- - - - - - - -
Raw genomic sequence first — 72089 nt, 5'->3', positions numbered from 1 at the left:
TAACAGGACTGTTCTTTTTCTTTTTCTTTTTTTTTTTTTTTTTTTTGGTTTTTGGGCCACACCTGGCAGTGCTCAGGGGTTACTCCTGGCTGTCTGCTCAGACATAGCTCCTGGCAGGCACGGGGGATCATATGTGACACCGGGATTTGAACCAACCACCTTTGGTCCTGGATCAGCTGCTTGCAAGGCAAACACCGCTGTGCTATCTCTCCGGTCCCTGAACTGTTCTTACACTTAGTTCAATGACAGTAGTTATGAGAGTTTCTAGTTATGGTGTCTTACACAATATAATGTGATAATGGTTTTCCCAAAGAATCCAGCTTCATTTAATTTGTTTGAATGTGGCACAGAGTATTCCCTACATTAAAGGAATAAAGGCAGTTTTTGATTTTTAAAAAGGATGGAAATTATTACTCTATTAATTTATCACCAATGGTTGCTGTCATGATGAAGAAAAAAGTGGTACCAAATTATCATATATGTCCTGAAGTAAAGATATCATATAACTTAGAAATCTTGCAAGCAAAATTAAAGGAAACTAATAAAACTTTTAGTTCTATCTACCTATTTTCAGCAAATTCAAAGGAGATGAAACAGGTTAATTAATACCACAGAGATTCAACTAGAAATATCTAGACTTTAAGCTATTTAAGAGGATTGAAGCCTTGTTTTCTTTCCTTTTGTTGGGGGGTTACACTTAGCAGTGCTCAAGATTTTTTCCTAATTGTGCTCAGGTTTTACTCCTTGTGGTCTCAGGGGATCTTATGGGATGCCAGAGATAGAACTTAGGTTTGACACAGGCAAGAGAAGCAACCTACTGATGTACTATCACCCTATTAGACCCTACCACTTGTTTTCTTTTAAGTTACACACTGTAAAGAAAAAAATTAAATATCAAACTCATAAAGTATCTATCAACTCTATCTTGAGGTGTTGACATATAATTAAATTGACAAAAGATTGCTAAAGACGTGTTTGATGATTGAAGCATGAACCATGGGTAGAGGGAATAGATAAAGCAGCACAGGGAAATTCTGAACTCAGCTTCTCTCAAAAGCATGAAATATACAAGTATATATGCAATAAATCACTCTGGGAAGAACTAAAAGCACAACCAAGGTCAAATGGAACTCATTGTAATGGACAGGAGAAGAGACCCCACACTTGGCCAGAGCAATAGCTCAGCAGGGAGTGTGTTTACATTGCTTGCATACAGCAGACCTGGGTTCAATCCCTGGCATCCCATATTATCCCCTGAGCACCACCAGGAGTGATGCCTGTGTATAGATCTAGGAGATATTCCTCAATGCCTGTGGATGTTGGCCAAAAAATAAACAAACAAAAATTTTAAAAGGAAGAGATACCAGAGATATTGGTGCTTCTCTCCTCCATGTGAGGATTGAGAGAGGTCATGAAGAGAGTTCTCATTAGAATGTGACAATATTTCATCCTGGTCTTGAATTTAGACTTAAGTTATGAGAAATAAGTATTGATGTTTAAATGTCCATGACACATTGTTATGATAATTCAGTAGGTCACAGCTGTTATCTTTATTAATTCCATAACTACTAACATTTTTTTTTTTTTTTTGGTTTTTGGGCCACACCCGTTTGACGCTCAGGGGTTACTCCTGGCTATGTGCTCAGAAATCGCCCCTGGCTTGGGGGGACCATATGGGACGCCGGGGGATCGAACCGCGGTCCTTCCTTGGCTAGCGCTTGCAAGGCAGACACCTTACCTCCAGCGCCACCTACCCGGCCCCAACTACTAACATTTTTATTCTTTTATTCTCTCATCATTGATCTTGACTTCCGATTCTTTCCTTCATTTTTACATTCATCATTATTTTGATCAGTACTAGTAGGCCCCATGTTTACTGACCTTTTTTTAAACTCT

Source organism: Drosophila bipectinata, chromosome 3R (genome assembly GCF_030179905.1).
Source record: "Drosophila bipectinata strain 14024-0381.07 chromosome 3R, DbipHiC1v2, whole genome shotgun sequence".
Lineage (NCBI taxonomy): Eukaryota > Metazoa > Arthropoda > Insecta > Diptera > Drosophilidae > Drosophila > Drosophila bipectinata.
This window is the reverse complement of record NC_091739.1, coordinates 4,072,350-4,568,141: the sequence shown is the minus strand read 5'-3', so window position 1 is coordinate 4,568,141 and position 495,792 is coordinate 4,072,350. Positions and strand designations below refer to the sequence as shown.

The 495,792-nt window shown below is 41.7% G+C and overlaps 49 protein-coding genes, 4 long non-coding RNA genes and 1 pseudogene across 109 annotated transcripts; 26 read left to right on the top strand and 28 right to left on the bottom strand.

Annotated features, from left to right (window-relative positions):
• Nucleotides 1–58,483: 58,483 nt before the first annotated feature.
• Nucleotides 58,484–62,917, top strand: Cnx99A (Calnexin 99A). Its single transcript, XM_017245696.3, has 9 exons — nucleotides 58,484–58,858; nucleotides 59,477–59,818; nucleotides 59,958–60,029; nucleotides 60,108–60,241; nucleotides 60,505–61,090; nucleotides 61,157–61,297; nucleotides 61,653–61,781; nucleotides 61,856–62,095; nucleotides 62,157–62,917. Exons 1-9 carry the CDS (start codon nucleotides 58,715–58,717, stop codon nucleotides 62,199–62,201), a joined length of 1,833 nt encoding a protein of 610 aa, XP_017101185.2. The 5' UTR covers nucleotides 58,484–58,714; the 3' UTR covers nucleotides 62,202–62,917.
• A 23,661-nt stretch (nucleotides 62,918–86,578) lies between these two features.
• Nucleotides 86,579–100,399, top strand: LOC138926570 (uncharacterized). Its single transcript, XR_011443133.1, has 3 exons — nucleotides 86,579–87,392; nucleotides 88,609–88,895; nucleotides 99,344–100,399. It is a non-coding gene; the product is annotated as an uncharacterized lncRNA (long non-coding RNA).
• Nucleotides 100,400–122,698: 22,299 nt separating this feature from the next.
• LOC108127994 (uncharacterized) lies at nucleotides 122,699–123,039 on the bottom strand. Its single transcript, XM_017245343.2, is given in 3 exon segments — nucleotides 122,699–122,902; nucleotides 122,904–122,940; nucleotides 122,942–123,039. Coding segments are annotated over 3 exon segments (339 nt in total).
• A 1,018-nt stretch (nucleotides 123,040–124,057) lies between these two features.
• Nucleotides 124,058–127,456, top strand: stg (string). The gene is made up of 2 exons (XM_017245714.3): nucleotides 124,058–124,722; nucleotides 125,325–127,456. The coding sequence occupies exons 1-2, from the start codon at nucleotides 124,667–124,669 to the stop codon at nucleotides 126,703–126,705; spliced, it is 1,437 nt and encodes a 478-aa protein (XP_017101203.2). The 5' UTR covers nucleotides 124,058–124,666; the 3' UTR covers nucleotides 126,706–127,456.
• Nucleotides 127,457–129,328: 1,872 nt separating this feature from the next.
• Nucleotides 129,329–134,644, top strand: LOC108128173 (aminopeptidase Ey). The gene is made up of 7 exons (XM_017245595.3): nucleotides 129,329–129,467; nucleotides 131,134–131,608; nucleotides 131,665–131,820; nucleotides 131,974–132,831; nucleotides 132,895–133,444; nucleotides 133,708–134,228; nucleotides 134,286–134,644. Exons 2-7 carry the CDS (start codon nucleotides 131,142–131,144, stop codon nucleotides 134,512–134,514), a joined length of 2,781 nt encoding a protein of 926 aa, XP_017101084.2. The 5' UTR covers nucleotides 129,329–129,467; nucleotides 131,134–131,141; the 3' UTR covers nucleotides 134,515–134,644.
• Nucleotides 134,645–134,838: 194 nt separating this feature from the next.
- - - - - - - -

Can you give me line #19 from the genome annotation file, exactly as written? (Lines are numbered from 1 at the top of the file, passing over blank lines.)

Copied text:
• Nucleotides 134,645–134,838: 194 nt separating this feature from the next.